Understanding the Bible
29th September 2020
As we acknowledge Bible Sunday on 25th October, it’s a good opportunity to ask the question: why should I read the Bible?
The Bible is the world’s best-selling book of all time. However, it isn’t one book, but a library of 66 books, composed by some 44 writers over a period of 1500 years in a range of literature including history, poetry, prophecy, letters and apocalyptic (end times). Despite having a number of different writers, the Bible claims one author: God himself!
This is the basis of the unity of its message and authoritative claim to be the primary way by which God speaks to us: "All Scripture is God-breathed and is useful for teaching, rebuking, correcting and training in righteousness, so that the man of God may be thoroughly equipped for every good work" (2 Timothy 3:16). The Bible is inspired (‘the word of God in the words of men’) and presents itself as a manual for life, equipping us to live for God in every aspect of our lives. We also have the promise of the Holy Spirit to guide us in applying the words to our lives: "the Spirit will guide you into all truth" (John 16:13).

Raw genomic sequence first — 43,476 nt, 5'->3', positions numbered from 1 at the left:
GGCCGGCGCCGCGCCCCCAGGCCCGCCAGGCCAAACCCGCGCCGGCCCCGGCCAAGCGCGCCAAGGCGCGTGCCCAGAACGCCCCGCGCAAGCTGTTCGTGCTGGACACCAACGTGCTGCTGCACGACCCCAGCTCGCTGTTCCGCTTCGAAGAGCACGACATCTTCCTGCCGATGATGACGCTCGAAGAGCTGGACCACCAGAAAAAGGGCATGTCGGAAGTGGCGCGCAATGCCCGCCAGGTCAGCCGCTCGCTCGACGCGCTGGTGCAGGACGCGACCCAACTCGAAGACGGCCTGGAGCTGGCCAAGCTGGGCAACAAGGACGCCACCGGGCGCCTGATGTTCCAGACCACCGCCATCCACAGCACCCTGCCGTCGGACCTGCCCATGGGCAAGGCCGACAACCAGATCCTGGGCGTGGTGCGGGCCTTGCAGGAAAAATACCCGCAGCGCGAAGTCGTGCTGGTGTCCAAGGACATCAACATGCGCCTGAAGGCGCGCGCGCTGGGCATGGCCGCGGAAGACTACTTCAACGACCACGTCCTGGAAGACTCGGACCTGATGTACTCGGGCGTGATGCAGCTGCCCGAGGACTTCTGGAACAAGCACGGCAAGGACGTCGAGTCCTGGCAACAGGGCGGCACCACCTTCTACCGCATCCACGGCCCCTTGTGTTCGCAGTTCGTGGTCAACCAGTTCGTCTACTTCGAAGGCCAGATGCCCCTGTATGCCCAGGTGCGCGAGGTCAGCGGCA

However, the Bible could also be described as a love letter from God, as He uses it to deepen our relationship with him. As Jesus said: “You diligently study the Scriptures because you think that by them you possess eternal life. These are the Scriptures that testify about me’” (John 5:39,40). Christians follow a person not a book, and the Scriptures are intended to help us to know Jesus better.
At her coronation, the Queen was given a Bible with the words ‘the most precious thing this world affords’. Does this reflect our own attitude to the Bible?
also published in Parish Life
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